September 9, 2019
Last week, hackers took over the Twitter account of that company’s chief executive Jack Dorsey, using SIM-swapping, a technique that lets hackers access social media, email, financial accounts and other sensitive data. SIM-swapping, by which hackers take over the target’s phone, is being used to steal money and take over the “online personae” of celebrities, politicians and other notable people. In response, Twitter temporarily turned off the feature that allows users to send tweets via text message.
The New York Times reports that, according to security firm Flashpoint director of research Allison Nixon, SIM-swapping is an especially dangerous form of hacking. “It requires no skill, and there is literally nothing the average person can do to stop it,” she said.
It works when a criminal convinces a mobile phone provider to switch a phone number to a new device he controls. “Sometimes hackers get phone numbers by calling a customer help line for a phone carrier and pretending to be the intended victim,” says NYT. “In other recent incidents, hacking crews have paid off phone company employees to do the switches for them, often for as little as $100 for each phone number.”
With control of the phone number, the hacker asks Twitter, Google and other companies to send a temporary login code via text message, something “most major online services are willing” to do. Recent victims of SIM-swapping, in addition to Dorsey, include actor Jessica Alba, and online personalities Shane Dawson and Amanda Cerny.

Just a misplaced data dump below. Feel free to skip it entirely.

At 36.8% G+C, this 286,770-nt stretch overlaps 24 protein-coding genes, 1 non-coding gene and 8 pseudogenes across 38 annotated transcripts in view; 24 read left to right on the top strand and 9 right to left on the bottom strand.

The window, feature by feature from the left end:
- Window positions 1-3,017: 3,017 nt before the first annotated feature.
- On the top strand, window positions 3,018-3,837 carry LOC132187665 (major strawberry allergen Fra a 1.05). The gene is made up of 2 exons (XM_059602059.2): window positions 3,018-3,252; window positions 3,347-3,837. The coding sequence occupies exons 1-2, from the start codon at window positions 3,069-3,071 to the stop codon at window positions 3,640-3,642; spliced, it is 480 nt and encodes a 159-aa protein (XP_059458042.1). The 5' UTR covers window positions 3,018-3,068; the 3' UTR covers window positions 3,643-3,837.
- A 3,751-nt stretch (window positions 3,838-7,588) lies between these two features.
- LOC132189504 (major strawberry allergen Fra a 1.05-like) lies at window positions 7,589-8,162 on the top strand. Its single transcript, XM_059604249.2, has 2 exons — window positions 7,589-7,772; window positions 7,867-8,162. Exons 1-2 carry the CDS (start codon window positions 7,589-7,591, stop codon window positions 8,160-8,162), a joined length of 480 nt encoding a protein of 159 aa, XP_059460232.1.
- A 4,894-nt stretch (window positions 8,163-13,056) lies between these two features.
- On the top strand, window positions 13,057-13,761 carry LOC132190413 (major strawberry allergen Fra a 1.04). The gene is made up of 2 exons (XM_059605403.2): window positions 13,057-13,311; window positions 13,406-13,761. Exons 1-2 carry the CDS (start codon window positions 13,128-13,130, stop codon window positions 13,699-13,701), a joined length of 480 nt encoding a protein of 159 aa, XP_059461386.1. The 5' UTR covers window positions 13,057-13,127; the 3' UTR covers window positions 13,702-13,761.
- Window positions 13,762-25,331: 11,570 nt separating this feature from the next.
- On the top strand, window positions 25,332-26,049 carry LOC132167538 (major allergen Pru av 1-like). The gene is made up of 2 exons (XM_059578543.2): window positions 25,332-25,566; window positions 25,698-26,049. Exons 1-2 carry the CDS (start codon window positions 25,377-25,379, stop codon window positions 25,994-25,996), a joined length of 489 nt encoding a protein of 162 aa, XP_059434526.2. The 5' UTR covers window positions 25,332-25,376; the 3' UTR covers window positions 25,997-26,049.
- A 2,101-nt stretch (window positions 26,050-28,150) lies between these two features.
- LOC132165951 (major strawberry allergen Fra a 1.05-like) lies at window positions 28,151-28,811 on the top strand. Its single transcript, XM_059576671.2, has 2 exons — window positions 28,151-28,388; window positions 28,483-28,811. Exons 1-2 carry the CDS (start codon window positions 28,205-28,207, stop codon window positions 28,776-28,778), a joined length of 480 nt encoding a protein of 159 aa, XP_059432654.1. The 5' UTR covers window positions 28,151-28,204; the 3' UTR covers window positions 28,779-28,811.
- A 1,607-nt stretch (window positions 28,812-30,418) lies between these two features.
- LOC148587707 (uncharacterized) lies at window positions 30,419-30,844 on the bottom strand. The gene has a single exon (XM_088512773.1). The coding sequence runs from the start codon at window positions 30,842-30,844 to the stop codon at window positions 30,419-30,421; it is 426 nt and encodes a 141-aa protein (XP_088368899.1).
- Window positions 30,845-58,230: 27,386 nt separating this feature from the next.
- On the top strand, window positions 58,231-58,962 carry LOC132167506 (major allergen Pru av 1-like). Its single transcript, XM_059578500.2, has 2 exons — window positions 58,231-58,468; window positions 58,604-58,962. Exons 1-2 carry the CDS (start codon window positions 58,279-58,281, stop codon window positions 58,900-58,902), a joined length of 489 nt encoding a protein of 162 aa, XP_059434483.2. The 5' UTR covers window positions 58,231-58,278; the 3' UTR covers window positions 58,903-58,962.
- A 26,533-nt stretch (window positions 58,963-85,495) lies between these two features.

So far, the only solution phone companies are offering is PIN codes that “a phone owner must provide in order to switch devices.” But some hackers have managed to get those codes by bribing phone company employees.
Santa Clara County, California deputy district attorney Erin West noted she lives in fear that she will get SIM-swapped. “It just doesn’t seem like the AT&Ts of the world are really doing anything to make it more difficult,” she said, adding that SIM-swapping cases have “become more frequent over the last year.” T-Mobile spokeswoman Paula Jacinto agreed that “account takeover fraud is an industry-wide problem.”
The Wall Street Journal reports that in the wake of actor Chloë Grace Moretz being hacked, Twitter was “probing security vulnerabilities at mobile carriers” in addition to pausing the feature that lets users send tweets via text message. The company pledged to “work to improve the linking of phone numbers used in two-factor authentication, a process intended to offer users more security when they log into their accounts.” It also stated it would reactivate the text message feature “in certain markets that rely on text-messaging for reliable communication.”
The hackers who took over Dorsey’s account posted “erratic and racist statements” and those who hijacked Moretz’s accounts posted “rambling and lewd language.” Twitter attributed Dorsey’s hack to “the security oversight to a mobile provider, which it declined to name.”